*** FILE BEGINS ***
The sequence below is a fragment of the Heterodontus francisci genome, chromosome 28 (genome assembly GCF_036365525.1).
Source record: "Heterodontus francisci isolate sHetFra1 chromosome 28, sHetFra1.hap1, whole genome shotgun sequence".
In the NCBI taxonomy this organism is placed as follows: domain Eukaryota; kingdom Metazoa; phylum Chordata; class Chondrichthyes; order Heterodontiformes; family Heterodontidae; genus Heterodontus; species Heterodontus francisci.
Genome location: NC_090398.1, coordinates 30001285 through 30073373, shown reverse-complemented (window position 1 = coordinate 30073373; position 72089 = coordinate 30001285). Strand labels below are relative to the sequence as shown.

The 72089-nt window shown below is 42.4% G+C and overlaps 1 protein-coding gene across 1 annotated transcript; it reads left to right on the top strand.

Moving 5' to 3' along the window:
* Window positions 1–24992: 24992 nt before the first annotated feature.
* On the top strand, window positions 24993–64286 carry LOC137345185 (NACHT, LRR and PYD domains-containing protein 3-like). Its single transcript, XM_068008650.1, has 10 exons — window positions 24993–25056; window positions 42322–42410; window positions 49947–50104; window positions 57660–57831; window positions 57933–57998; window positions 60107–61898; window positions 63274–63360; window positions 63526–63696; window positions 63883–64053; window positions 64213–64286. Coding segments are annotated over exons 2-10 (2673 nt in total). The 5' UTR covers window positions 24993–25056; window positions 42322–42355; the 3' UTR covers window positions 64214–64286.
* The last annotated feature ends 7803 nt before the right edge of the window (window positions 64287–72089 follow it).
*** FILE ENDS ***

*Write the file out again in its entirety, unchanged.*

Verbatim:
The sequence below is a fragment of the Heterodontus francisci genome, chromosome 28 (genome assembly GCF_036365525.1).
Source record: "Heterodontus francisci isolate sHetFra1 chromosome 28, sHetFra1.hap1, whole genome shotgun sequence".
In the NCBI taxonomy this organism is placed as follows: domain Eukaryota; kingdom Metazoa; phylum Chordata; class Chondrichthyes; order Heterodontiformes; family Heterodontidae; genus Heterodontus; species Heterodontus francisci.
Genome location: NC_090398.1, coordinates 30001285 through 30073373, shown reverse-complemented (window position 1 = coordinate 30073373; position 72089 = coordinate 30001285). Strand labels below are relative to the sequence as shown.

The 72089-nt window shown below is 42.4% G+C and overlaps 1 protein-coding gene across 1 annotated transcript; it reads left to right on the top strand.

Moving 5' to 3' along the window:
* Window positions 1–24992: 24992 nt before the first annotated feature.
* On the top strand, window positions 24993–64286 carry LOC137345185 (NACHT, LRR and PYD domains-containing protein 3-like). Its single transcript, XM_068008650.1, has 10 exons — window positions 24993–25056; window positions 42322–42410; window positions 49947–50104; window positions 57660–57831; window positions 57933–57998; window positions 60107–61898; window positions 63274–63360; window positions 63526–63696; window positions 63883–64053; window positions 64213–64286. Coding segments are annotated over exons 2-10 (2673 nt in total). The 5' UTR covers window positions 24993–25056; window positions 42322–42355; the 3' UTR covers window positions 64214–64286.
* The last annotated feature ends 7803 nt before the right edge of the window (window positions 64287–72089 follow it).